Grant: $155,102 - National Institutes of Health - Sep. 18, 2009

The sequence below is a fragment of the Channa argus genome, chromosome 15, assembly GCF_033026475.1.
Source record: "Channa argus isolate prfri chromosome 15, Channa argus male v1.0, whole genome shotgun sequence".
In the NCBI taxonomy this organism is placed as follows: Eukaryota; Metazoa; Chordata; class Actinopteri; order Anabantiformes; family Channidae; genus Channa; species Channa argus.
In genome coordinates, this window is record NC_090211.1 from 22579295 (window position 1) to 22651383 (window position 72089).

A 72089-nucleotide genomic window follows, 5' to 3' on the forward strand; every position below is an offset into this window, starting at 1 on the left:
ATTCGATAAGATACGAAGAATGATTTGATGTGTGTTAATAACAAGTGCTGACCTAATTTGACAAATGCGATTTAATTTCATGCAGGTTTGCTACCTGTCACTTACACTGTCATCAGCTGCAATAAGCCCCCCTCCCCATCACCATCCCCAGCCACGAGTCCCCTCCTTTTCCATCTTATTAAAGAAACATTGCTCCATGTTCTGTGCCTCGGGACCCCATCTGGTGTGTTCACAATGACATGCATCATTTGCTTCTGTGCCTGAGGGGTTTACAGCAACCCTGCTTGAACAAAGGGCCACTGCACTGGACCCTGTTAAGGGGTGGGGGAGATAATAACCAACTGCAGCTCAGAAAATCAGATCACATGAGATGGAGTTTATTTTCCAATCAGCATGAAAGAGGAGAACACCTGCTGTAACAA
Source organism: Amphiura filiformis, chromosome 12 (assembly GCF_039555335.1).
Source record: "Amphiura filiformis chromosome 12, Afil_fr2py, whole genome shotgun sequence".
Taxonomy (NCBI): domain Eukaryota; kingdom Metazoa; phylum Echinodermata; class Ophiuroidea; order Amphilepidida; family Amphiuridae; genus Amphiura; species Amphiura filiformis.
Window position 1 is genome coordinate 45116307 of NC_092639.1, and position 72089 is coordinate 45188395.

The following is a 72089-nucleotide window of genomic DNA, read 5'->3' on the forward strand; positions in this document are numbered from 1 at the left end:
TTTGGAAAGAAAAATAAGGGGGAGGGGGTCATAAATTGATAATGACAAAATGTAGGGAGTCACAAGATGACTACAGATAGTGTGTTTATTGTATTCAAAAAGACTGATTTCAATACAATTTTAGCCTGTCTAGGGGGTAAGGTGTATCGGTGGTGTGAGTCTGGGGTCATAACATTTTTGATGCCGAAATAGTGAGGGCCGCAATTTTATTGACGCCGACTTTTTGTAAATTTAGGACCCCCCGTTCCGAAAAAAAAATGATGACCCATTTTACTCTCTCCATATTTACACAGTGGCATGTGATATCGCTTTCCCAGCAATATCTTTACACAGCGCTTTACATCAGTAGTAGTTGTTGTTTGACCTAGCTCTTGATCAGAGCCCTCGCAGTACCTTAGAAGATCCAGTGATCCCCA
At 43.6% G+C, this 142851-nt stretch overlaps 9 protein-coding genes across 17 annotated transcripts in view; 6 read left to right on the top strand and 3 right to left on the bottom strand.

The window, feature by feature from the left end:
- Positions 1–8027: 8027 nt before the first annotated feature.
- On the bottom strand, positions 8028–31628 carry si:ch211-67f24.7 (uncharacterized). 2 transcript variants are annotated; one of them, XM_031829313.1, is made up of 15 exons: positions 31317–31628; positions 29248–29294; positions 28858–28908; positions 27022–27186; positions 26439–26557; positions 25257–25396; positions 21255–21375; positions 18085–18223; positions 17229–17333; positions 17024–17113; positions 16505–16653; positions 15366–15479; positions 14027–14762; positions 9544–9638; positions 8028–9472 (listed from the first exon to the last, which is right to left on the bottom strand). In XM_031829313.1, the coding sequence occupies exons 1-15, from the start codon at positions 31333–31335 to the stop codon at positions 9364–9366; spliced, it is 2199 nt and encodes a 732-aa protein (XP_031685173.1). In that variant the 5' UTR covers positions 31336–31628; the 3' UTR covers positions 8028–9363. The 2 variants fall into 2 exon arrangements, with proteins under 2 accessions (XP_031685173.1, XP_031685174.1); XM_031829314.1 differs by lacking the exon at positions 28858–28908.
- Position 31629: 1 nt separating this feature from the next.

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Award Description: Hormone Mediated Knee Joint Laxity and Neuromichanics The primary aim of the parent grant is to determine the effects of greater absolute (ABSAKL) and cyclic (CYCAKL) changes in anterior knee joint laxity (AKL) on knee joint neuromechanics (muscle activation, joint motions and torques) during weight bearing. Our central hypothesis is that greater ABSAKL and CYCAKL would independently and in combination predict greater anterior tibial translation (ATT) during the transition from non-weight bearing to weight bearing, and greater ?functional valgus collapse? of the knee during a single leg weight bearing perturbation and a double leg drop landing. Although we originally proposed to only examine AKL relative to weight bearing knee joint function, increasing evidence over the past 3 years indicates that greater magnitudes of genu recurvatum (GR) and general joint laxity (GJL) are also associated with greater risk of ACL injury. More recently, greater transverse (internal-external rotation) and frontal (varus-valgus) plane knee laxity has also received attention for its impact on dynamic joint stability. This motivated us to also track GR and GJL on a daily basis during the 2 month tracking phase (daily collection of VVLAX and IERLAX was not possible due to time and equipment limitations) and to consider the impact of all 5 laxity variables on knee joint neuromechanics (i.e. do they represent same or different risk factors as AKL?). Preliminary results reveal that the relationships between joint laxity and knee joint neuromechanics are substantially more complex than AKL alone, and indicate the need to consider a more comprehensive laxity profile. Therefore, the purpose of this administrative supplement is to substantially expand our statistical analyses (thus understanding) of these laxity profiles and their effect on the neuromechanical profiles during landing and functional perturbations so that we can achieve greater scientific power within the peer-reviewed scope of Specific Aim #1 of the parent grant. Specifically, the administrative supplement will achieve the following objectives: Objective 1: To identify through advance statistical methods individual laxity profiles (comprised of AKL, GR, GJL and IER and VV laxity values) and individual landing profiles and lower extremity perturbation profiles (comprised of joint motions and forces during the drop landing and single leg perturbation) and determine the laxity profile(s) that are most predictive of at risk knee biomechanical profiles. Objective 2: To better understand the underlying factors leading to laxity profiles identified in Objective 1. Expanding our analyses within the scope of Specific Aim #1 will greatly enhance the value and scientific quality of the project, as it will allow us to describe a more complete laxity ?profile? that leads to at risk landing and perturbation response strategies, and the underlying anatomical factors that may lead to a particular laxity profile, thus knee joint biomechanical profile during a landing or sudden perturbation. Understanding these complex relationships will lead to further development of the knee injury model and thus more targeted and tailored interventions to reduce injury risk. Upon completion of this work, we anticipate that the next logical step will be to examine the impact of these laxity profiles and landing strategies on ACL injury risk using a prospective study design. This is a significant step forward, as it will be the first to directly connect anatomy, laxity profiles, at risk knee joint biomechanical strategies (profiles) and ACL injury risk. Advancing our knowledge of the underlying pathophysiological mechanism(s) of at risk movement strategies will allow us to better identify and target those at greater risk through appropriate screening and prevention measures.